Alternatives to Jenkins X logo

Alternatives to Jenkins X

Jenkins, Spinnaker, Blue Ocean, GitLab CI, and Red Hat OpenShift are the most popular alternatives and competitors to Jenkins X.
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What is Jenkins X and what are its top alternatives?

Jenkins X is a CI/CD solution for modern cloud applications on Kubernetes
Jenkins X is a tool in the Continuous Integration category of a tech stack.
Jenkins X is an open source tool with 4.1K GitHub stars and 750 GitHub forks. Here’s a link to Jenkins X's open source repository on GitHub

Top Alternatives to Jenkins X

  • Jenkins

    Jenkins

    In a nutshell Jenkins CI is the leading open-source continuous integration server. Built with Java, it provides over 300 plugins to support building and testing virtually any project. ...

  • Spinnaker

    Spinnaker

    Created at Netflix, it has been battle-tested in production by hundreds of teams over millions of deployments. It combines a powerful and flexible pipeline management system with integrations to the major cloud providers. ...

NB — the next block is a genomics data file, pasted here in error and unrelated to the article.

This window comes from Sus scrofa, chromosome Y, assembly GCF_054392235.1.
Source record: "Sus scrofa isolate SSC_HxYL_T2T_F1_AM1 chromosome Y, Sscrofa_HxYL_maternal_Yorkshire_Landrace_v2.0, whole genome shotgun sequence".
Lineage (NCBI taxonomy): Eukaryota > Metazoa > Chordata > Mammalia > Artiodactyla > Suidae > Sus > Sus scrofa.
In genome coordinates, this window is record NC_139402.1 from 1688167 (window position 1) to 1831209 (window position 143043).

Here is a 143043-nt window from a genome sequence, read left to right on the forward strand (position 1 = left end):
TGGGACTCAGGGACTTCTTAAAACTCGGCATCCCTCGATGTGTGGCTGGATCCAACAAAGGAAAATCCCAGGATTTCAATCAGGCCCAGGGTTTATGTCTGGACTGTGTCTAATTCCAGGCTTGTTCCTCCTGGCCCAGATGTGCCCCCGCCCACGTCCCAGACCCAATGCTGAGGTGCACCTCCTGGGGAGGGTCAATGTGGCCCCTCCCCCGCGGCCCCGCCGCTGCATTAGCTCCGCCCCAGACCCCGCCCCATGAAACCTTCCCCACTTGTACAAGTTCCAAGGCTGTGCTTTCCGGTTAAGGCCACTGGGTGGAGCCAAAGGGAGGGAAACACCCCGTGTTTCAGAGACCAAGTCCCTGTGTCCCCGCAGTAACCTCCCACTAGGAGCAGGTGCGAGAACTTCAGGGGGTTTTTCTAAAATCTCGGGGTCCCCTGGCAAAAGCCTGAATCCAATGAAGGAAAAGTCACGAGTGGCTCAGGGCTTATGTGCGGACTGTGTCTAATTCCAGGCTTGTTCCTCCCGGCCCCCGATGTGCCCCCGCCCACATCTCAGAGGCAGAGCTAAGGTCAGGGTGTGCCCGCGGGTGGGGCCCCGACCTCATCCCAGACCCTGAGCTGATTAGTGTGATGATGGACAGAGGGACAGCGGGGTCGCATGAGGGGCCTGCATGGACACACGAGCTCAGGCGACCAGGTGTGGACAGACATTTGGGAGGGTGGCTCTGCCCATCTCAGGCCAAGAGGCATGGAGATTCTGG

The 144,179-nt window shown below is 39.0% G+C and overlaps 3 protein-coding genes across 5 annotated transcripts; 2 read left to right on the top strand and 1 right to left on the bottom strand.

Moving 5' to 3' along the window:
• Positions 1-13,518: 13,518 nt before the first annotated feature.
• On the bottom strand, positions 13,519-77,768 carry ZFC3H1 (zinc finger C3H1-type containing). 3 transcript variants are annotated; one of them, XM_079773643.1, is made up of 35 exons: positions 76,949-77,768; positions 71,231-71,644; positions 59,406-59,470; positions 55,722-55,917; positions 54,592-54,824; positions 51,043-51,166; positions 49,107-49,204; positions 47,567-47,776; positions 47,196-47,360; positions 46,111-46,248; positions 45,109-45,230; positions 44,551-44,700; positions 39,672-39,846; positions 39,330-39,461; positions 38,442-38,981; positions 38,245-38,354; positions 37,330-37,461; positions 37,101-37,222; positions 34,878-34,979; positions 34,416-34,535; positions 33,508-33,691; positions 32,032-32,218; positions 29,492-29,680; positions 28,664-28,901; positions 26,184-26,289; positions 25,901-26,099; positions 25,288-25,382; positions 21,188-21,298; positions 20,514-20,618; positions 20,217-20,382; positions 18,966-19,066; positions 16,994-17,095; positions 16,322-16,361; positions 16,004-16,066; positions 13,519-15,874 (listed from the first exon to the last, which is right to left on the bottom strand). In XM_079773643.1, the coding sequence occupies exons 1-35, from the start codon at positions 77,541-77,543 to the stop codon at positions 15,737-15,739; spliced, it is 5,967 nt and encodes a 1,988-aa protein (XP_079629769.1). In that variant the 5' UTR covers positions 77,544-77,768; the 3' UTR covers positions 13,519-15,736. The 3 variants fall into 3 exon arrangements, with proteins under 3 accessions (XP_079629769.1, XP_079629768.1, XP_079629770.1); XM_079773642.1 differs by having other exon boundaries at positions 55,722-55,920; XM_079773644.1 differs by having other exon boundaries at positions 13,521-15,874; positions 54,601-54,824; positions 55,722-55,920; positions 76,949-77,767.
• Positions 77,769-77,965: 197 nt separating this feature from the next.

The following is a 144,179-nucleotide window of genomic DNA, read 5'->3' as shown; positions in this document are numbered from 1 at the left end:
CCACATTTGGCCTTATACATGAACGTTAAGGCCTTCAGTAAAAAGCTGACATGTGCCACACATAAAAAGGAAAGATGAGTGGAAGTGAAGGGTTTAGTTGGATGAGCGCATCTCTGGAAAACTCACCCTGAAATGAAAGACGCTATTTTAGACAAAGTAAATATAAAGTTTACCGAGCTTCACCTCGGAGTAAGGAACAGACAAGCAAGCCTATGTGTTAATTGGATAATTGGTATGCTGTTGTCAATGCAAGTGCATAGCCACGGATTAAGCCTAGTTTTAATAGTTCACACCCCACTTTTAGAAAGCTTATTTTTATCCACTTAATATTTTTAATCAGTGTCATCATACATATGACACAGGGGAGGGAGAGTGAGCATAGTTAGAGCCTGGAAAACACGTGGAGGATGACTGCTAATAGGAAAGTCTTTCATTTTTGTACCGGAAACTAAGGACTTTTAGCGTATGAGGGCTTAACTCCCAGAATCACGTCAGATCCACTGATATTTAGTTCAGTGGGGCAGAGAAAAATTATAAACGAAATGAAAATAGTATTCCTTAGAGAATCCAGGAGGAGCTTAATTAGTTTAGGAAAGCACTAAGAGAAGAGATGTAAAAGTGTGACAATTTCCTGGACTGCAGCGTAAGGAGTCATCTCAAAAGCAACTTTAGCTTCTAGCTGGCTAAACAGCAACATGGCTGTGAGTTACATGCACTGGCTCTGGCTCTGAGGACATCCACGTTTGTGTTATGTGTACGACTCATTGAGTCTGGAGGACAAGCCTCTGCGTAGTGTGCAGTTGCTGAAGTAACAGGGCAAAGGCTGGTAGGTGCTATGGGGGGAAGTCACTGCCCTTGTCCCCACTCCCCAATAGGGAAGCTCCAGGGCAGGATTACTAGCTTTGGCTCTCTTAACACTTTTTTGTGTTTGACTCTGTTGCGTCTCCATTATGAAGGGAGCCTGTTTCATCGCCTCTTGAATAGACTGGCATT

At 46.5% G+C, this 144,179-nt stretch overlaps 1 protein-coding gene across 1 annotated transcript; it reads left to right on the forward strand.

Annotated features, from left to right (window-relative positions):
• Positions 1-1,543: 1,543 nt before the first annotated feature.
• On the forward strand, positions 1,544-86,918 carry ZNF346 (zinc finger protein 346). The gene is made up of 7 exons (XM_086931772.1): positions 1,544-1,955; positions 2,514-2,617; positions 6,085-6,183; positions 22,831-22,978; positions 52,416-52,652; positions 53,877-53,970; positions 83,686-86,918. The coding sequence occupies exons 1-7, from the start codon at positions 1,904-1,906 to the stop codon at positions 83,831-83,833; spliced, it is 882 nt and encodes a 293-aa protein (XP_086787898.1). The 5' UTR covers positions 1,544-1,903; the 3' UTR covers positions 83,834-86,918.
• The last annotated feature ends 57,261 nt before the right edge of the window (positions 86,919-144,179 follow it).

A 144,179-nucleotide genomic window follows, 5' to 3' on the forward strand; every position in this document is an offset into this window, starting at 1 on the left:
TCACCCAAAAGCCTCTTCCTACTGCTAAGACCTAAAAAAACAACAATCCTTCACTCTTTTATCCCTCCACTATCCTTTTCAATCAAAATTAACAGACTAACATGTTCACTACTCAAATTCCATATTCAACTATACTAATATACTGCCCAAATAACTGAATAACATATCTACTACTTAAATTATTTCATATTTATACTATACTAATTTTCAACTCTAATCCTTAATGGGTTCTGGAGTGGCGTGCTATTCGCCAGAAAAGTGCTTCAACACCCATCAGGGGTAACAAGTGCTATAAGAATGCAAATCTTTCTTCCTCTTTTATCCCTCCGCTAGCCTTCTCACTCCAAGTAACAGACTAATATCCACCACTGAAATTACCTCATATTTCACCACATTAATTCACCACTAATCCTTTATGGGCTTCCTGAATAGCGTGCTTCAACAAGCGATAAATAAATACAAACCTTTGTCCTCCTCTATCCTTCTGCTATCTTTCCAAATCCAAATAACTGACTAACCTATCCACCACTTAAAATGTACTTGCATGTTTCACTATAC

• Blue Ocean

    Blue Ocean

    Designed from the ground up for Jenkins Pipeline and compatible with Freestyle jobs, Blue Ocean reduces clutter and increases clarity for every member of your team. ...

  • GitLab CI

    GitLab CI

    GitLab offers a continuous integration service. If you add a .gitlab-ci.yml file to the root directory of your repository, and configure your GitLab project to use a Runner, then each merge request or push triggers your CI pipeline. ...

  • Red Hat OpenShift

    Red Hat OpenShift

    OpenShift is Red Hat's Cloud Computing Platform as a Service (PaaS) offering. OpenShift is an application platform in the cloud where application developers and teams can build, test, deploy, and run their applications. ...

  • GitLab

    GitLab

    GitLab offers git repository management, code reviews, issue tracking, activity feeds and wikis. Enterprises install GitLab on-premise and connect it with LDAP and Active Directory servers for secure authentication and authorization. A single GitLab server can handle more than 25,000 users but it is also possible to create a high availability setup with multiple active servers. ...